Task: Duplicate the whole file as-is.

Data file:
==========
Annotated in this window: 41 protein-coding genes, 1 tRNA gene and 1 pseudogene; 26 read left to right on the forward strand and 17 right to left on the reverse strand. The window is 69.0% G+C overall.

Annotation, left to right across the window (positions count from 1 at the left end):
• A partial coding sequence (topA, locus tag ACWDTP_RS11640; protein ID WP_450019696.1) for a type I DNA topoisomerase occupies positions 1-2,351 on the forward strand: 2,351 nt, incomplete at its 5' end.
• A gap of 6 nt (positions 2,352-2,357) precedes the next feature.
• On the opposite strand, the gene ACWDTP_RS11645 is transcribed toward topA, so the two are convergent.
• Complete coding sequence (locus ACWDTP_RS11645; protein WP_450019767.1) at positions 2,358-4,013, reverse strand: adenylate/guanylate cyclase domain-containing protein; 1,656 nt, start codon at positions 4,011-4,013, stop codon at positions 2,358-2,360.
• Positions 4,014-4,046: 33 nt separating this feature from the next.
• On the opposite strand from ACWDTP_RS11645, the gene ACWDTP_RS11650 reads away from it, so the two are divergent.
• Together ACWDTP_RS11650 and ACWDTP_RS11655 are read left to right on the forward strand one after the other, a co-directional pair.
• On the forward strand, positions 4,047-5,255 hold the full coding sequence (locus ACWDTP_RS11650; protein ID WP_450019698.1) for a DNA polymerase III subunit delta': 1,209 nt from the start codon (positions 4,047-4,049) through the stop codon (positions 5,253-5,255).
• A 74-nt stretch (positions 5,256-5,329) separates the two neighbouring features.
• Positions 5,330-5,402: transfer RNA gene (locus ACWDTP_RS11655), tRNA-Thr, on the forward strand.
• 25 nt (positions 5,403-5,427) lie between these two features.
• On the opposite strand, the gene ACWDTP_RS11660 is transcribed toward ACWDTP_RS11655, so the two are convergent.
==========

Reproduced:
Annotated in this window: 41 protein-coding genes, 1 tRNA gene and 1 pseudogene; 26 read left to right on the forward strand and 17 right to left on the reverse strand. The window is 69.0% G+C overall.

Annotation, left to right across the window (positions count from 1 at the left end):
• A partial coding sequence (topA, locus tag ACWDTP_RS11640; protein ID WP_450019696.1) for a type I DNA topoisomerase occupies positions 1-2,351 on the forward strand: 2,351 nt, incomplete at its 5' end.
• A gap of 6 nt (positions 2,352-2,357) precedes the next feature.
• On the opposite strand, the gene ACWDTP_RS11645 is transcribed toward topA, so the two are convergent.
• Complete coding sequence (locus ACWDTP_RS11645; protein WP_450019767.1) at positions 2,358-4,013, reverse strand: adenylate/guanylate cyclase domain-containing protein; 1,656 nt, start codon at positions 4,011-4,013, stop codon at positions 2,358-2,360.
• Positions 4,014-4,046: 33 nt separating this feature from the next.
• On the opposite strand from ACWDTP_RS11645, the gene ACWDTP_RS11650 reads away from it, so the two are divergent.
• Together ACWDTP_RS11650 and ACWDTP_RS11655 are read left to right on the forward strand one after the other, a co-directional pair.
• On the forward strand, positions 4,047-5,255 hold the full coding sequence (locus ACWDTP_RS11650; protein ID WP_450019698.1) for a DNA polymerase III subunit delta': 1,209 nt from the start codon (positions 4,047-4,049) through the stop codon (positions 5,253-5,255).
• A 74-nt stretch (positions 5,256-5,329) separates the two neighbouring features.
• Positions 5,330-5,402: transfer RNA gene (locus ACWDTP_RS11655), tRNA-Thr, on the forward strand.
• 25 nt (positions 5,403-5,427) lie between these two features.
• On the opposite strand, the gene ACWDTP_RS11660 is transcribed toward ACWDTP_RS11655, so the two are convergent.